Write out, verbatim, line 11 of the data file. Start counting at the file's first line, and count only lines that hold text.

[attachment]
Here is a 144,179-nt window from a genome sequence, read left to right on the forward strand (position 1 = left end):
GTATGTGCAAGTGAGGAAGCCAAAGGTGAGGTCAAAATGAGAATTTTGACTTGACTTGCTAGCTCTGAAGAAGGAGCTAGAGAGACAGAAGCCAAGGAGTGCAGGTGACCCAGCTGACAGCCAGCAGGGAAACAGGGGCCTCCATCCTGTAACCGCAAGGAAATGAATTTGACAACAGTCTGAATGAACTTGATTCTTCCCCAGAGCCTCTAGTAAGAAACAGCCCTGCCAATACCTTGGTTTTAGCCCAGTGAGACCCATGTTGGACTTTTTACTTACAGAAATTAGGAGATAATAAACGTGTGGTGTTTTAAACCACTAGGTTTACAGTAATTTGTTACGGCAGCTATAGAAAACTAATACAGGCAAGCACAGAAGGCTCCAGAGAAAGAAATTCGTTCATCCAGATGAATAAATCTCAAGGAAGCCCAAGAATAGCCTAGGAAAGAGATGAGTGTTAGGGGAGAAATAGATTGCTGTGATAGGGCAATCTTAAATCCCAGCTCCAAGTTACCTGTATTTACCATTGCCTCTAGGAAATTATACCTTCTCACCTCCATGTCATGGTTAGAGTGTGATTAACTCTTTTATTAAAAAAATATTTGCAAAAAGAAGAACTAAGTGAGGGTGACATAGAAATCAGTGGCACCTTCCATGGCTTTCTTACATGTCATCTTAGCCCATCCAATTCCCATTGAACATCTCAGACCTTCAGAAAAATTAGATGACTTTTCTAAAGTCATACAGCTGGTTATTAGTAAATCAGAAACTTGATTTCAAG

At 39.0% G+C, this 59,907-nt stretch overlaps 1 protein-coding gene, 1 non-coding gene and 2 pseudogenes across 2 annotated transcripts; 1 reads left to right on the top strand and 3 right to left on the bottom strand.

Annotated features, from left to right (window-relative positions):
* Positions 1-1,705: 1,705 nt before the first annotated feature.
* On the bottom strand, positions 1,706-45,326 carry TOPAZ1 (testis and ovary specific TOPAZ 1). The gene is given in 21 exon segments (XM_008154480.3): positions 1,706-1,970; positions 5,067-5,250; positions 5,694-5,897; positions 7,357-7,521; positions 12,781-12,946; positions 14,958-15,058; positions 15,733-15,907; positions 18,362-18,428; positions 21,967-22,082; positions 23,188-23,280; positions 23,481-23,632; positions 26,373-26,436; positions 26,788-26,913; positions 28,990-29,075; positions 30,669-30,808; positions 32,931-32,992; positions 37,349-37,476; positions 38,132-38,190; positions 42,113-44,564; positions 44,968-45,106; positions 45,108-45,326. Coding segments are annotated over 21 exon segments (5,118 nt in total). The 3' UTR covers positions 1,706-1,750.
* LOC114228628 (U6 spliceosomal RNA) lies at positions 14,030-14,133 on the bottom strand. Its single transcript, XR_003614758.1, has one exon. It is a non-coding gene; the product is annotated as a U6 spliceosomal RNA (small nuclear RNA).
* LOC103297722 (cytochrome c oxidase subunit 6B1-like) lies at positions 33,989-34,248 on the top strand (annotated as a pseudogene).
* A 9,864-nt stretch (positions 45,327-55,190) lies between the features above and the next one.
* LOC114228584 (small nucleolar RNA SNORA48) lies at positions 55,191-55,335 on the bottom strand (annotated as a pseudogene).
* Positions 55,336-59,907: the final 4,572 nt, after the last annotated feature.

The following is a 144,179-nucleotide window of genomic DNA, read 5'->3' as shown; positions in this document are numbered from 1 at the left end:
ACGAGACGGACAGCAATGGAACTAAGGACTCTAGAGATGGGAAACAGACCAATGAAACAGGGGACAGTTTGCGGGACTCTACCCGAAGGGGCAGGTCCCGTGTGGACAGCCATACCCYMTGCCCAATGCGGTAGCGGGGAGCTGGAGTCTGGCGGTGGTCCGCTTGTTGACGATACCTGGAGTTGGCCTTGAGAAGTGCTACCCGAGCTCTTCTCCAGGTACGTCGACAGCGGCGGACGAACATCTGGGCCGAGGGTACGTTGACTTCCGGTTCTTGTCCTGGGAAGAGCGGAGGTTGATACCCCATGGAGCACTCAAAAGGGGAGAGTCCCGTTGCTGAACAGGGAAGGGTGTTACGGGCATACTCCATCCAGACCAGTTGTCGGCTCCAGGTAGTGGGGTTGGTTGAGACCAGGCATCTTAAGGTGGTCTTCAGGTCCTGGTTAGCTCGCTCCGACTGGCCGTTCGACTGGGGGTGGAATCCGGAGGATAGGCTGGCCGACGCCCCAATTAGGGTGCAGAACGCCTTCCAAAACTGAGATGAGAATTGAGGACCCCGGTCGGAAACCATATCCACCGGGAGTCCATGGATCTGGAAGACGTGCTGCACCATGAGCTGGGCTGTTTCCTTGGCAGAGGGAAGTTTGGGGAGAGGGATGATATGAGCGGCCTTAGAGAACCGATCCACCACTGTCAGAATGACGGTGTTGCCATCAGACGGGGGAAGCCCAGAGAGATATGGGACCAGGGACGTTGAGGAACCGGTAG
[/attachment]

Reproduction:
* Positions 55,336-59,907: the final 4,572 nt, after the last annotated feature.